Published August 17 2012
Part 3 of 3: The technology behind saying goodbye
She also found help in an online support group.
“Had I been face to face in, say, a support group session … I might not have said a lot of the stuff that I did,” said the Fargo resident, who grew up in Hoffman, Minn. “You could form the bonds, but, yet, you could sort of hide behind the anonymity of being online.”
Kim Makonnen’s brother died from a heart attack in May at the age of 46. One way she processed the hurt was to create digital memorial images of her brother and share them on Facebook.
“It makes me feel better if I can at least do that now that he’s passed away,” said the 39-year-old Fargo addiction counselor. “I get a lot of positive feedback, positive thoughts on (Facebook), which also makes me feel great.”
One option for families is a tribute video, a series of images from the loved one’s life set to music. Steve Wright, owner and president of Wright Funeral Home, said about 70 percent of families they work with choose to have a video tribute.
“We survey every family that we serve … and very frequently, people will cite the video tribute as one of the most meaningful pieces,” said Wright, whose company has locations in Moorhead, Hawley, Minn., and Lake Park, Minn.
Alex Rydell, funeral director at Hanson-Runsvold Funeral Home in Fargo, believes the videos offer families “the opportunity to relive all the good memories of the person’s life. It’s a sad time; it’s a hard time to go through.”
Rydell believes the videos provide families with “a good opportunity to kind of see the celebration part of things, the celebration of the person’s life.”
Some funeral homes also record services on video.
“And what’s nice about it is, with technology I’ve got all this stuff saved,” said Jim Boulger, of Boulger Funeral Home, which has locations in Fargo, Kindred, N.D., and Hillsboro, N.D. “We’ve got a server all these things are backed up on.”
There are other uses of video in the funeral industry. Tom Pence, a funeral director at Korsmo Funeral Services in Moorhead, said they had a family use the online talk/video service Skype to broadcast a service to someone who couldn’t make it to the funeral.
The digital age hasn’t only made video more accessible. Funeral home websites have become more interactive.
On the Hanson-Runsvold website, users can leave comments for the family on a memorial page, they can order flowers, books and even food, and they can have those items delivered to the funeral home or directly to the family. People can upload images and videos, and share the memorial page on Facebook, Twitter or via email.
“We’ve seen many family members posting their own thoughts on the memorial page,” Rydell said, “which is really nice to see because sometimes they might not be in a state of mind to stand up at a prayer service and share a story about Dad or Mom. This gives them a place to do that.”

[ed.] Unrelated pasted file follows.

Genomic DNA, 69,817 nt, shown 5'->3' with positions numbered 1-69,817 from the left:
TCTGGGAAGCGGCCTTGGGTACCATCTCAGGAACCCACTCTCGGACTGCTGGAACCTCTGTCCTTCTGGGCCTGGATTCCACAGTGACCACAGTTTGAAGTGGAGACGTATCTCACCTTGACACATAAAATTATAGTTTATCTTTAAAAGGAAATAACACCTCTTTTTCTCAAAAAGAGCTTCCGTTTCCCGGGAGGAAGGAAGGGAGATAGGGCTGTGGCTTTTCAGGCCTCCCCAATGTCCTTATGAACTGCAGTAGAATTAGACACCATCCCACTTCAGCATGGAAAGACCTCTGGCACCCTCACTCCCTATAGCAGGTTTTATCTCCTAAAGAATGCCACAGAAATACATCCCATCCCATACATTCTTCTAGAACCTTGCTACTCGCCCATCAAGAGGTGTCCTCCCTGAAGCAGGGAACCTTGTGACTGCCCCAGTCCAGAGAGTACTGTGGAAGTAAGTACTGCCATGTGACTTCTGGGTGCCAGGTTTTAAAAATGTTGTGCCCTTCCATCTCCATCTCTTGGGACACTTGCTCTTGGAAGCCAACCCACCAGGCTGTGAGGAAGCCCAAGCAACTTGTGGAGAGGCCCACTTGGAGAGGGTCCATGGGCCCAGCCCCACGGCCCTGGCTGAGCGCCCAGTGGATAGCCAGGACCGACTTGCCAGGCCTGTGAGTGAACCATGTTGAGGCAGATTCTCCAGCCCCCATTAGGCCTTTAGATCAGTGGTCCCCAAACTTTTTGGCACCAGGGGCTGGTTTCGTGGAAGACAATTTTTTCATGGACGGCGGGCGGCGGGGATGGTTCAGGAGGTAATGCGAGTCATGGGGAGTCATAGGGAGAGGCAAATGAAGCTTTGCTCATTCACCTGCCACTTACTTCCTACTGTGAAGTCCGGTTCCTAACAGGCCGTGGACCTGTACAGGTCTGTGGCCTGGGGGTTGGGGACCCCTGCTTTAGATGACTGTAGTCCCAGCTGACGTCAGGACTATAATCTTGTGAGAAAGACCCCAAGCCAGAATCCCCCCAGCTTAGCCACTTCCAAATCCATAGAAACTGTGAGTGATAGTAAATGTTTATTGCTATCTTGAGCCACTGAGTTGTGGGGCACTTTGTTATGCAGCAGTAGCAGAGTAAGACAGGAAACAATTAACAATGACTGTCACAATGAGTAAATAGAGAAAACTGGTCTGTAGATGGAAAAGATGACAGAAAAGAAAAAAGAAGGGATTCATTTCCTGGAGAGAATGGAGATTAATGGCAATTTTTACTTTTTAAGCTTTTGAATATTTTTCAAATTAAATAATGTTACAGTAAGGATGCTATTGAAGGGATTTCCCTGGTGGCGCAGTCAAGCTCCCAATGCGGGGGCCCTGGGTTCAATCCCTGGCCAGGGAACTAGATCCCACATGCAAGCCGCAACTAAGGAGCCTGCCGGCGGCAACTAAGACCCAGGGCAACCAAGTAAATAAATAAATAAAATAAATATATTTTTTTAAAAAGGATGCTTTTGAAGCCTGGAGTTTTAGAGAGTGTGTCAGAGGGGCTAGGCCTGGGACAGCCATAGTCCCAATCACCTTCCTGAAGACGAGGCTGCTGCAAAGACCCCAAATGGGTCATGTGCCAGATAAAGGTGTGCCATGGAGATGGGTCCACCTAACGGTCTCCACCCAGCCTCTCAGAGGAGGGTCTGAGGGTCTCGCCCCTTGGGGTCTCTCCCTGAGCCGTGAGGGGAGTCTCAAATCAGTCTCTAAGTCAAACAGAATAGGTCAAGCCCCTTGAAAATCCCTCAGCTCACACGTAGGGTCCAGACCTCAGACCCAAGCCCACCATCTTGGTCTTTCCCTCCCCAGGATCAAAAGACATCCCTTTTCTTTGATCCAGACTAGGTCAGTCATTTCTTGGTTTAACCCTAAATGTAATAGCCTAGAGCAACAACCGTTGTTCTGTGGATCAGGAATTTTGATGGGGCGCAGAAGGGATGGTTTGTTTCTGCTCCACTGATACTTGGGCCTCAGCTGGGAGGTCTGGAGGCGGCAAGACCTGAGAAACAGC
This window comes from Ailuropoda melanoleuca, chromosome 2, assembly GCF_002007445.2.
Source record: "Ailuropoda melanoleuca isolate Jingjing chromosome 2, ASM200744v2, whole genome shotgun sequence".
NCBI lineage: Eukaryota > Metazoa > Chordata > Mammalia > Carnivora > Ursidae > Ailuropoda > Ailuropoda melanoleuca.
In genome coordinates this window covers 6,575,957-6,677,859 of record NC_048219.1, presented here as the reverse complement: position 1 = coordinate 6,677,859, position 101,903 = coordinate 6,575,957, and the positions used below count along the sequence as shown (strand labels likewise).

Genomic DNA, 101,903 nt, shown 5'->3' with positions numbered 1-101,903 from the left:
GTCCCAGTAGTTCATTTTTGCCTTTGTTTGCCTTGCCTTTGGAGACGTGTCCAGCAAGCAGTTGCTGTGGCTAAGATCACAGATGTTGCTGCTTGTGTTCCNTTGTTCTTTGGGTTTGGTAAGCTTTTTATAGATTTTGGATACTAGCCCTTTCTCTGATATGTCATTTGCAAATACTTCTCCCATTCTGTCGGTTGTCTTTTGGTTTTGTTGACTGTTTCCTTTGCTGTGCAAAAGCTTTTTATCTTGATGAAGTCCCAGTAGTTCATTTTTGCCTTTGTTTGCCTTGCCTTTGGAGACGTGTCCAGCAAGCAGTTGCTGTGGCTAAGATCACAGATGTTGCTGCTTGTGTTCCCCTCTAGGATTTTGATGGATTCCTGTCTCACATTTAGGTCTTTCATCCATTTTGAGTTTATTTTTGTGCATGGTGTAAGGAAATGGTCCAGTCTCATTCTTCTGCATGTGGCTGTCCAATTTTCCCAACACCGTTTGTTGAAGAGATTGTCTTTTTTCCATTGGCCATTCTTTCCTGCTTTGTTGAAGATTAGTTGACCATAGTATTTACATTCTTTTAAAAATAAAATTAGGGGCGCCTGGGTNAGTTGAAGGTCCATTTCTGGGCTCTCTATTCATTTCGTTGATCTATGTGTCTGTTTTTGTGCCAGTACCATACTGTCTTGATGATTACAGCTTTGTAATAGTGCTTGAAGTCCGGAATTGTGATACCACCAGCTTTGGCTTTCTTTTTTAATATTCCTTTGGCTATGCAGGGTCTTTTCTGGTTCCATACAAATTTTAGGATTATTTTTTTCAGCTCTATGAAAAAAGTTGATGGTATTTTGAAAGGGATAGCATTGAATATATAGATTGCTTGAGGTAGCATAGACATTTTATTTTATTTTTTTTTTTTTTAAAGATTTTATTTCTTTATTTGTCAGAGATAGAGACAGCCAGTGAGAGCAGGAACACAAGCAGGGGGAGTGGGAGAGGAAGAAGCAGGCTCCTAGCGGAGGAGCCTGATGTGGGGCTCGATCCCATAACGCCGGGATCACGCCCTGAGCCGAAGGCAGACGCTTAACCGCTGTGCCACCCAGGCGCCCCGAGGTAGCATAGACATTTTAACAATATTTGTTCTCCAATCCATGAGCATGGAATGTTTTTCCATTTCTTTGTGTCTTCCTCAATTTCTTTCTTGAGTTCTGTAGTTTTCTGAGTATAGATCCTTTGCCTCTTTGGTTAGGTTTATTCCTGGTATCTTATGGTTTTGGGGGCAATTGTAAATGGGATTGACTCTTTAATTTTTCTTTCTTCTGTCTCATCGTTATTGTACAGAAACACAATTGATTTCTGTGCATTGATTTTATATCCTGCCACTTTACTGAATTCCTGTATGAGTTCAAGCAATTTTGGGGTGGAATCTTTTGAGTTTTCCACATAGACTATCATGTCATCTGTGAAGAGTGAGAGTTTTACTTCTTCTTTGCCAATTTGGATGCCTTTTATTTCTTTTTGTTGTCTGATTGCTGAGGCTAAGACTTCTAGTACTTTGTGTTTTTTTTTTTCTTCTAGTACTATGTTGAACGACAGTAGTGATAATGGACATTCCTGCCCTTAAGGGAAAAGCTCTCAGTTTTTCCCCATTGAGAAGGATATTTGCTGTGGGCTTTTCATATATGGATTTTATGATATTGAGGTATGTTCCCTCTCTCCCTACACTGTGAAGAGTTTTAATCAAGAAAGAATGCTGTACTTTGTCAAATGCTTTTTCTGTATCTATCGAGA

When it comes to decisions on technology, funeral directors know it’s really about doing what the family wants.
“If you’re into email and you’re into using our website, do it,” Boulger said. “If you aren’t, we’ll find a different way to do it.”
Beyond what’s on the screen and online, advances in desktop publishing allow families more options to personalize funeral materials and create something that’s more specific to the lost loved one.
Wright Funeral Home has a catalog of themes for programs, thank-you notes, candle overlays and more.
“I don’t care if you like racing cars or driving a backhoe or hunting or you name it,” Wright said. “We’ve never run across somebody that we couldn’t find something that just zeroed in on their life.”
Wright funeral director Lisa Grossman said, “We had one person who was an accordion player, and there was an accordion (theme).”
“Families can personalize (funeral programs) however they want, and they can make change after change after change until it’s just right for them,” said Kirk Carlson, funeral director at West Funeral Home, which has locations in West Fargo and Casselton, N.D.
The way obituaries are written has also changed for some funeral homes. Boulger has families sit down with him in a room with a large screen so they can write together. The family can offer instant feedback, he said, and it allows them to be more directly involved.
Communication technology available now also means those working through grief have a much larger support community available.
“They can connect with people throughout the world who have had similar situations in their lives. ... They’re not alone,” Carlson said. “It’s not a small, little community; it’s a large community when you use technology.”
It gives families a way to express their own emotions and experiences of grief.
“The more you can talk, the better off you are,” Carlson said.
Some of the technology advances in the funeral industry are behind the scenes. Pence said funeral homes have changed much like other businesses have. Documents and images are exchanged digitally and obituaries are submitted online.
Like other funeral homes, Korsmo offers video tributes, online guest books and other digital services. Still, Pence said they’re cautious about how they move forward. They want to make sure they keep the focus where it should be.
“We don’t want the technology to kind of be the funeral,” he said.
“They’re coming to a service to pay their respects to an individual, whether it’s a celebration service or a funeral,” Pence said. “We just don’t want to let the technology get carried away.”
Readers can reach Forum reporter Shane Mercer at (701) 451-5734
Where to get help
Hospice of the Red River Valley provides support for individuals struggling after the loss of a loved one. Survivors can get help through Hospice even if the deceased was not under Hospice care. For more information, visit www.hrrv.org or call (800) 237-4629